[page 526] May 19, 1837. Is it not pathetic that the action of men on men is so partial? We never touch but at points. He most that I can have or be to my fellow man, is it the reading of his book, or the hearing of his project in conversation. . . . Every man is an infinitely repellent orb & holds his individual being on that condition.

    One of the delights of the TV Drama, "Blue Bloods", is their Sunday family dinner, where the troubles of the day or week are bruited about, usually in good humor. Yet, on occasion, someone is not all there, and it is visible on that person's face. Emerson talks of this phenomenon here:

    [page 529] May 22, 1937. The kingdom of the involuntary, of the not me. See they not how when the unfit guest comes in, the master of the house goes out? He is not at home, he cannot be at home whilst the guest stays. His body is there and a singular inconvenience to any family. Men & women should not contend with the laws of human nature. They sit at one board, but a cloud falleth upon their faces, that hinder them from seeing one another.

    From his Self-Reliance Essay I recall this idea being presented:

    [page 534] July 21, 1837. Abide by your spontaneous impression with good humoured inflexibility then most when the whole cry of voices is on the other side. Else, tomorrow a stranger will say with masterly good sense precisely what you have thought & felt all the time, & you will be forced to take with shame your own opinion from another.

    From my recollection, the Emerson who later incorporated the above thoughts into his Essay was like a stranger who refashioned Emerson's original words of July 21, 1837 with masterly good sense the hard-to-follow sentences above, making the sense jump out easily and fall like light into one's mind. He writes on page 542, "Life lies behind us as the quarry from whence we get tile & copestones for the masonry of today."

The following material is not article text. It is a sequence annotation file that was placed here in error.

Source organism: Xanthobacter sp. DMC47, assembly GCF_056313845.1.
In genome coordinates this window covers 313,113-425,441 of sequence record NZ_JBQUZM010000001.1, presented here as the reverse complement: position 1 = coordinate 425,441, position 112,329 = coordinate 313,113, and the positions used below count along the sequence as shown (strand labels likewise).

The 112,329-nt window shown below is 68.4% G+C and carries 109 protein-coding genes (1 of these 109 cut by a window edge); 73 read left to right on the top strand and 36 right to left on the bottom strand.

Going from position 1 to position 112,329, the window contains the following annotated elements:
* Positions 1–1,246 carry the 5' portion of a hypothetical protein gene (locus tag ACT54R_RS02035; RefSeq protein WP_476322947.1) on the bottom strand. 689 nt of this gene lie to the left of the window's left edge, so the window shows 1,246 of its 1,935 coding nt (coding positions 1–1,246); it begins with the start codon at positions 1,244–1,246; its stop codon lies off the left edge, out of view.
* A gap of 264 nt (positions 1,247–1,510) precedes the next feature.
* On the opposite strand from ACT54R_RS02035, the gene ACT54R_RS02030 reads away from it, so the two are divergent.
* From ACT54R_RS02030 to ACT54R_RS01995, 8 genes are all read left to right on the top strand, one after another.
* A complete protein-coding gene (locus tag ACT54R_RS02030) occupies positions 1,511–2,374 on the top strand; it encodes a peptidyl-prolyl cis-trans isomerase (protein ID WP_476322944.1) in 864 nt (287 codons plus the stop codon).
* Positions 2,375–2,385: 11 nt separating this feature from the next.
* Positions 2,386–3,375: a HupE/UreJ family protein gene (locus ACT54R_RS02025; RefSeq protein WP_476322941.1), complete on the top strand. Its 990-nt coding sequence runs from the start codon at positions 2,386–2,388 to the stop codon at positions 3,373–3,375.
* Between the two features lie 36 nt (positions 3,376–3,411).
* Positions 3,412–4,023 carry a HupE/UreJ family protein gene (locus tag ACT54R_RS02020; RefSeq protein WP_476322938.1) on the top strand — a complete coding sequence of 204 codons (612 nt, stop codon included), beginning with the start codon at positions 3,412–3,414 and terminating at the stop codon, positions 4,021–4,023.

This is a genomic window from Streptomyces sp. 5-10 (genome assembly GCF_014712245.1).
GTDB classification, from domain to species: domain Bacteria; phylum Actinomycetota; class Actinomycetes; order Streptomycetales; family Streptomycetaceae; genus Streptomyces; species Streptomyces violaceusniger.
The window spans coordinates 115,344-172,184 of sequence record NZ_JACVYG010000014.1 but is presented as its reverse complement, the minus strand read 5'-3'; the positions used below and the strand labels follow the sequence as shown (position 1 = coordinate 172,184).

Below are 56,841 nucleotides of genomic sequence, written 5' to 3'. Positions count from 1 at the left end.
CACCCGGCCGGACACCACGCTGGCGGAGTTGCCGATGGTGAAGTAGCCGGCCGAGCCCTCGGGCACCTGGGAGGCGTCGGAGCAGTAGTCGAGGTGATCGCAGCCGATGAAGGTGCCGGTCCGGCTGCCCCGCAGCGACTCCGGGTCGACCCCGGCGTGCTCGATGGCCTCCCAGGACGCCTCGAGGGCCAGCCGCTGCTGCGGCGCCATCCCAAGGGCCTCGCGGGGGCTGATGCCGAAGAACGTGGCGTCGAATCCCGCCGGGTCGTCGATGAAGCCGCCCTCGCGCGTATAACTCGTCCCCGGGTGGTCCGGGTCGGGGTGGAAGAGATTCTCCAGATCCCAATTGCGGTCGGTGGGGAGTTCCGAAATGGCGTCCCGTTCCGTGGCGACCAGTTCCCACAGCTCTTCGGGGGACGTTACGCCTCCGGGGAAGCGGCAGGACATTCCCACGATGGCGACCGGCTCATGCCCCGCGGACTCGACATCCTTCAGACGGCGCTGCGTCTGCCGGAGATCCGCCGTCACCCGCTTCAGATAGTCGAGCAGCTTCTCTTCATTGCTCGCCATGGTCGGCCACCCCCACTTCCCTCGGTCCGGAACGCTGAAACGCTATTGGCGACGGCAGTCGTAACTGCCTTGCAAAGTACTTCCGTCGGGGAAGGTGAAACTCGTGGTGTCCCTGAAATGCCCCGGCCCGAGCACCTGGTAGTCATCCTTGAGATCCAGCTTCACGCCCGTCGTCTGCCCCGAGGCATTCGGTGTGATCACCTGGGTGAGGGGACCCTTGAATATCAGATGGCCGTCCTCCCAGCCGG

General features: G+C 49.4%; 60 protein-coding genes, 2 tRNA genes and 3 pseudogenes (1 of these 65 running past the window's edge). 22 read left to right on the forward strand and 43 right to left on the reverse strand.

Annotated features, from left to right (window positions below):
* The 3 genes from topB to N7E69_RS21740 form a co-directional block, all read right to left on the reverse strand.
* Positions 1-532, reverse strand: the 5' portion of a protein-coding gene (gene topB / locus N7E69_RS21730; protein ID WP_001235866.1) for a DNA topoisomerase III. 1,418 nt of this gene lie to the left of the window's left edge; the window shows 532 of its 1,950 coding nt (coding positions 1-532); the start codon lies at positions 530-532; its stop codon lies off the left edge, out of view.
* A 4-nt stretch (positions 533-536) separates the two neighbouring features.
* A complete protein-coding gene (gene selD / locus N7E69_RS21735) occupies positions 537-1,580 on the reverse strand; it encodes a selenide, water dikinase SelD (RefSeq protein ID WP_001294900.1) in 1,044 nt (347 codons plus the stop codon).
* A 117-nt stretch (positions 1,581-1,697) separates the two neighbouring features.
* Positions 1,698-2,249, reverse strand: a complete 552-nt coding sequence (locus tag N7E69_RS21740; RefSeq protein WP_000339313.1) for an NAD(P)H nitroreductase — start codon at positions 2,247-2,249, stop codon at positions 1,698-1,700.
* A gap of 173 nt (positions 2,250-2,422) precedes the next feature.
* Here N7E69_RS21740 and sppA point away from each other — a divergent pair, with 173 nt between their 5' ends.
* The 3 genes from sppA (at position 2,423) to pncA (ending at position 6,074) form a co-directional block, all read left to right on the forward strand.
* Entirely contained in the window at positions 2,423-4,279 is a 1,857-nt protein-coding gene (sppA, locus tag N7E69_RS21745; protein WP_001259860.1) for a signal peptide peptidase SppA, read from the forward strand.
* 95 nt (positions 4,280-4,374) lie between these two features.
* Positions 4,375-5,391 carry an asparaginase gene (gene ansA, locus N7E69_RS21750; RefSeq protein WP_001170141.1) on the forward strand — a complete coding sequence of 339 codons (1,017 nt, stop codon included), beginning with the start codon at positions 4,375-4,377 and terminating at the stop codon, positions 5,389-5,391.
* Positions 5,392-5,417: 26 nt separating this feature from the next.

Have you ever gotten a request to speak at a gathering filled with admonitions about what to speak about? What did Emerson do when that happened to him?

    [page 547] September 19, 1837. On the 29 August, I received a letter from the Salem Lyceum signed I.F. Worcester, requesting me to lecture before the institution next winter and adding "The subject is of course discretionary with yourself "provided no allusions are made to religious controversy, or other exciting topics upon which the public mind is honestly divided." I replied on the same day to Mr. W. by quoting these words & adding "I am really sorry that any person in Salem should think me capable of accepting an invitation so encumbered."

    This above reply is on a par with how Groucho replied to an invitation he received to become a member of the prestigious Friar's Club in Hollywood, "I would not join any club that would have me as a member."
           On page 576 began the Journal entries I was eagerly anticipating reading: his early meetings with Henry David Thoreau.

    [page 576] February 11, 1838. At the "teachers' meeting" last night my good Edmund after disclaiming any wish to difference Jesus from a human mind suddenly seemed to alter his tone & said that Jesus made the world & was the Eternal God. Henry Thoreau merely remarked that "Mr Hosmer had kicked the pail over." I delight much in my young friend, who seems to have as free & erect a mind as any I have ever met. He told me as we walked this afternoon a good story about a boy who went to school him, Wentworth, who resisted the school mistress' command that the children should bow to Dr Heywood & other gentlemen as they went by, and when Dr Heywood stood waiting & cleared his throat with a Hem! Wentworth said, "You need not hem, Doctor, I shan't bow."